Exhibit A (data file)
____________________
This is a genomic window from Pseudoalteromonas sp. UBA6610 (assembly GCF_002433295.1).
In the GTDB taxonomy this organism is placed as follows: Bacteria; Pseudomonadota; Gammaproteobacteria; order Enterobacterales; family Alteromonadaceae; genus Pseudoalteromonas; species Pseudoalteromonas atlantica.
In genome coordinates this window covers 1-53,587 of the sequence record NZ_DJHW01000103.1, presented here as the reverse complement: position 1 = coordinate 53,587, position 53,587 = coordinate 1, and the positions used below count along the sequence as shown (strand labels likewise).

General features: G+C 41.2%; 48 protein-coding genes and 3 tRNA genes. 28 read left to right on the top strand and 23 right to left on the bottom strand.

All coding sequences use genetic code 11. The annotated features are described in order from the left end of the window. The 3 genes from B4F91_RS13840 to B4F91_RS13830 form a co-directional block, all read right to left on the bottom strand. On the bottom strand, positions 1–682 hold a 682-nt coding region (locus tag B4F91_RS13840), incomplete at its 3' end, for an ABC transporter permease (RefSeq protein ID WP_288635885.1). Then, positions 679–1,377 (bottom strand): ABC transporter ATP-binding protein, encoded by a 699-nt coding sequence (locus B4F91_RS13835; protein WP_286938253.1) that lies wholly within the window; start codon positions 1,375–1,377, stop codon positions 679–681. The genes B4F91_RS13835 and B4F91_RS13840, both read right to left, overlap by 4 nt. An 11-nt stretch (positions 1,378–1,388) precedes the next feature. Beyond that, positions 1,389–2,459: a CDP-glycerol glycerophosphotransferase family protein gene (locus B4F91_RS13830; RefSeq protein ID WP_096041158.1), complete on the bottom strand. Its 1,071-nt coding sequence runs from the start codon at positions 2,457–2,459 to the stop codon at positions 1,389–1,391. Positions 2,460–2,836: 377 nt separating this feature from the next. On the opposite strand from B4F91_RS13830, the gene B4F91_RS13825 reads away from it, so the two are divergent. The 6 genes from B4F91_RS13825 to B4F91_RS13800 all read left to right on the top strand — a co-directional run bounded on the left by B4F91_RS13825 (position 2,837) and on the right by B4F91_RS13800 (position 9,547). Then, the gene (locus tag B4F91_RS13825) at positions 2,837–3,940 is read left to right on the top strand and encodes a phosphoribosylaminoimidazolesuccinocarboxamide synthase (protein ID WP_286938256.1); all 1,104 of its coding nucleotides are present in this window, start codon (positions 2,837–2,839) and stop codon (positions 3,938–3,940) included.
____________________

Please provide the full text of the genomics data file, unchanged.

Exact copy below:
This is a genomic window from Pseudoalteromonas sp. UBA6610 (assembly GCF_002433295.1).
In the GTDB taxonomy this organism is placed as follows: Bacteria; Pseudomonadota; Gammaproteobacteria; order Enterobacterales; family Alteromonadaceae; genus Pseudoalteromonas; species Pseudoalteromonas atlantica.
In genome coordinates this window covers 1-53,587 of the sequence record NZ_DJHW01000103.1, presented here as the reverse complement: position 1 = coordinate 53,587, position 53,587 = coordinate 1, and the positions used below count along the sequence as shown (strand labels likewise).

General features: G+C 41.2%; 48 protein-coding genes and 3 tRNA genes. 28 read left to right on the top strand and 23 right to left on the bottom strand.

All coding sequences use genetic code 11. The annotated features are described in order from the left end of the window. The 3 genes from B4F91_RS13840 to B4F91_RS13830 form a co-directional block, all read right to left on the bottom strand. On the bottom strand, positions 1–682 hold a 682-nt coding region (locus tag B4F91_RS13840), incomplete at its 3' end, for an ABC transporter permease (RefSeq protein ID WP_288635885.1). Then, positions 679–1,377 (bottom strand): ABC transporter ATP-binding protein, encoded by a 699-nt coding sequence (locus B4F91_RS13835; protein WP_286938253.1) that lies wholly within the window; start codon positions 1,375–1,377, stop codon positions 679–681. The genes B4F91_RS13835 and B4F91_RS13840, both read right to left, overlap by 4 nt. An 11-nt stretch (positions 1,378–1,388) precedes the next feature. Beyond that, positions 1,389–2,459: a CDP-glycerol glycerophosphotransferase family protein gene (locus B4F91_RS13830; RefSeq protein ID WP_096041158.1), complete on the bottom strand. Its 1,071-nt coding sequence runs from the start codon at positions 2,457–2,459 to the stop codon at positions 1,389–1,391. Positions 2,460–2,836: 377 nt separating this feature from the next. On the opposite strand from B4F91_RS13830, the gene B4F91_RS13825 reads away from it, so the two are divergent. The 6 genes from B4F91_RS13825 to B4F91_RS13800 all read left to right on the top strand — a co-directional run bounded on the left by B4F91_RS13825 (position 2,837) and on the right by B4F91_RS13800 (position 9,547). Then, the gene (locus tag B4F91_RS13825) at positions 2,837–3,940 is read left to right on the top strand and encodes a phosphoribosylaminoimidazolesuccinocarboxamide synthase (protein ID WP_286938256.1); all 1,104 of its coding nucleotides are present in this window, start codon (positions 2,837–2,839) and stop codon (positions 3,938–3,940) included.